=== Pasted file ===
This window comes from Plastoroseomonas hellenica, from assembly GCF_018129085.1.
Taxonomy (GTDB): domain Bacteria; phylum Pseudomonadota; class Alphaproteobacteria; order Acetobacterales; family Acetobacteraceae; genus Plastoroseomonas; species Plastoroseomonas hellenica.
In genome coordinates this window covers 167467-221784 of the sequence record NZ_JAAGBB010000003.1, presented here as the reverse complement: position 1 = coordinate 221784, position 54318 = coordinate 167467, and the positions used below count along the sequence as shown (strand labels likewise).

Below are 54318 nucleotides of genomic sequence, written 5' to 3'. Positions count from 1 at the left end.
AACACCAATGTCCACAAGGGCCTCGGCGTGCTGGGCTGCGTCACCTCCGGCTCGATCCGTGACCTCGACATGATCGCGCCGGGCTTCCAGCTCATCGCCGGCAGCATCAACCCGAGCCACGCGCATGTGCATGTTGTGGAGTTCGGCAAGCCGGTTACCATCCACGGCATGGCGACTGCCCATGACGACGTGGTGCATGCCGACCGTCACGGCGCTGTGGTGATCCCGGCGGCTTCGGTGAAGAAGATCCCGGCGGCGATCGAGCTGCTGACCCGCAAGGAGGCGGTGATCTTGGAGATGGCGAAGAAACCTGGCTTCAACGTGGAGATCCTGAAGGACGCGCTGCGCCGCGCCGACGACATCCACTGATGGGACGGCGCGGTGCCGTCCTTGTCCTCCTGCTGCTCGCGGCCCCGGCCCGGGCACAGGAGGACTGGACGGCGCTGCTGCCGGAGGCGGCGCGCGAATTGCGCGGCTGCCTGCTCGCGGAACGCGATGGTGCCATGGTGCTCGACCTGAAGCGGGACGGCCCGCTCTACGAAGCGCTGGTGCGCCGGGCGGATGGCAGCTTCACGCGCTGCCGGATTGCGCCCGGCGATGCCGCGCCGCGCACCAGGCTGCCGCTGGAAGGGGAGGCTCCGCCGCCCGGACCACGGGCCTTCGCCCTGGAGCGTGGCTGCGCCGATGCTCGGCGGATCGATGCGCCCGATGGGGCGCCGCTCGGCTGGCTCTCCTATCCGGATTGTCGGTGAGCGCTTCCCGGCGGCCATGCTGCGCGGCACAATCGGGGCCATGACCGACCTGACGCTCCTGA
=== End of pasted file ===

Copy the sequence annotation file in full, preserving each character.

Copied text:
This window comes from Plastoroseomonas hellenica, from assembly GCF_018129085.1.
Taxonomy (GTDB): domain Bacteria; phylum Pseudomonadota; class Alphaproteobacteria; order Acetobacterales; family Acetobacteraceae; genus Plastoroseomonas; species Plastoroseomonas hellenica.
In genome coordinates this window covers 167467-221784 of the sequence record NZ_JAAGBB010000003.1, presented here as the reverse complement: position 1 = coordinate 221784, position 54318 = coordinate 167467, and the positions used below count along the sequence as shown (strand labels likewise).

Below are 54318 nucleotides of genomic sequence, written 5' to 3'. Positions count from 1 at the left end.
AACACCAATGTCCACAAGGGCCTCGGCGTGCTGGGCTGCGTCACCTCCGGCTCGATCCGTGACCTCGACATGATCGCGCCGGGCTTCCAGCTCATCGCCGGCAGCATCAACCCGAGCCACGCGCATGTGCATGTTGTGGAGTTCGGCAAGCCGGTTACCATCCACGGCATGGCGACTGCCCATGACGACGTGGTGCATGCCGACCGTCACGGCGCTGTGGTGATCCCGGCGGCTTCGGTGAAGAAGATCCCGGCGGCGATCGAGCTGCTGACCCGCAAGGAGGCGGTGATCTTGGAGATGGCGAAGAAACCTGGCTTCAACGTGGAGATCCTGAAGGACGCGCTGCGCCGCGCCGACGACATCCACTGATGGGACGGCGCGGTGCCGTCCTTGTCCTCCTGCTGCTCGCGGCCCCGGCCCGGGCACAGGAGGACTGGACGGCGCTGCTGCCGGAGGCGGCGCGCGAATTGCGCGGCTGCCTGCTCGCGGAACGCGATGGTGCCATGGTGCTCGACCTGAAGCGGGACGGCCCGCTCTACGAAGCGCTGGTGCGCCGGGCGGATGGCAGCTTCACGCGCTGCCGGATTGCGCCCGGCGATGCCGCGCCGCGCACCAGGCTGCCGCTGGAAGGGGAGGCTCCGCCGCCCGGACCACGGGCCTTCGCCCTGGAGCGTGGCTGCGCCGATGCTCGGCGGATCGATGCGCCCGATGGGGCGCCGCTCGGCTGGCTCTCCTATCCGGATTGTCGGTGAGCGCTTCCCGGCGGCCATGCTGCGCGGCACAATCGGGGCCATGACCGACCTGACGCTCCTGA